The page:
A Zimbabwean business delegation recently visited Namibia to enhance business linkages and explore opportunities in imports and exports between the two countries.
They are also looking at the storage of products at the Zimbabwe dry port. The main objective of the visit was to explore the Port of Walvis Bay and the Walvis Bay Corridors as an alternative trade route.
The delegation, which consisted of executives from BAK Logistics, conducted business to business (B2B) meetings, toured the Zimbabwe dry port as well as the Port of Walvis Bay and its facilities. BAK Logistics is one of the largest logistics service providers in Zimbabwe, and has various partnerships that enable it to have an international reach.
The delegation was hosted by the Walvis Bay Corridor Group (WBCG), who with key industry stakeholders, conducted a trade mission to Zimbabwe last year in October 2021.
According to Mary Machigaidze, Managing Director of BAK Logistics, the purpose of the visit was to engage the Namibian business community to explore opportunities and the viability of using the Port of Walvis Bay as an alternative and the Zimbabwe dry port facility for exports and imports to and from Zimbabwe.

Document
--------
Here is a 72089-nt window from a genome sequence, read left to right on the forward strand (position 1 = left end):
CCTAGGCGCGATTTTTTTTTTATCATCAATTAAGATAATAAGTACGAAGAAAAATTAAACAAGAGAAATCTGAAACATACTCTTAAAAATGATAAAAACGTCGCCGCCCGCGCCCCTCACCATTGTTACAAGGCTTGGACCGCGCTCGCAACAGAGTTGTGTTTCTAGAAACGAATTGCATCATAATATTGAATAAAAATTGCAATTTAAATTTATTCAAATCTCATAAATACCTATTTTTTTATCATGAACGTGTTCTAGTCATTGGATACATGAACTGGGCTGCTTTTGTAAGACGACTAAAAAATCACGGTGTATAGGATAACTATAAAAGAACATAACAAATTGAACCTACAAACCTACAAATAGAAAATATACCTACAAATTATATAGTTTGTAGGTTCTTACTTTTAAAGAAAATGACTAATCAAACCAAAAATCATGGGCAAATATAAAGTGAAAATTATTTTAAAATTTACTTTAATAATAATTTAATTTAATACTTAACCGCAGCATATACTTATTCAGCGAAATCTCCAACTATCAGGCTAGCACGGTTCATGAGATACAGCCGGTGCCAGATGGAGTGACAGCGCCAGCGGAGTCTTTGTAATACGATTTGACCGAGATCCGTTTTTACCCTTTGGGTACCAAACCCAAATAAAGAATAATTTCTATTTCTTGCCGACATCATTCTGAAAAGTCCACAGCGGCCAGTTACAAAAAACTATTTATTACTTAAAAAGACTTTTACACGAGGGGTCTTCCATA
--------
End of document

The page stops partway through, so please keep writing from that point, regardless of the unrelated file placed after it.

“We are targeting increased trade with Namibia through strategic partnerships with local companies in the transport and logistics sector, and we are confident that our engagements will yield positive outcomes,” she said.
The use of the Port of Walvis Bay and the Walvis Bay Corridors is expected to significantly cut costs for goods coming and going to Europe and the Americas. Importers and exporters can either use the Walvis Bay Corridors via the Walvis Bay-Ndola-Lubumbashi Development Corridor (WBNLDC) into Zimbabwe or the Trans Kalahari Corridor (TKC) via Botswana.
Zimbabwe has mostly been using the traditional routes via ports in South Africa and Mozambique.
According to the Chief Executive Officer of the Walvis Bay Corridor Group (WBCG), Mbahupu Tjivikua, the disruption in the regional supply chain due to the security incidences and congestion at some ports, has created an opportunity for the Walvis Bay Corridors to increase transit cargo via the port of Walvis Bay and the Walvis Bay Corridors. “Our corridors are the safest, most secure and most efficient trade routes for exports and imports in the SADC region,” said Tjivikua.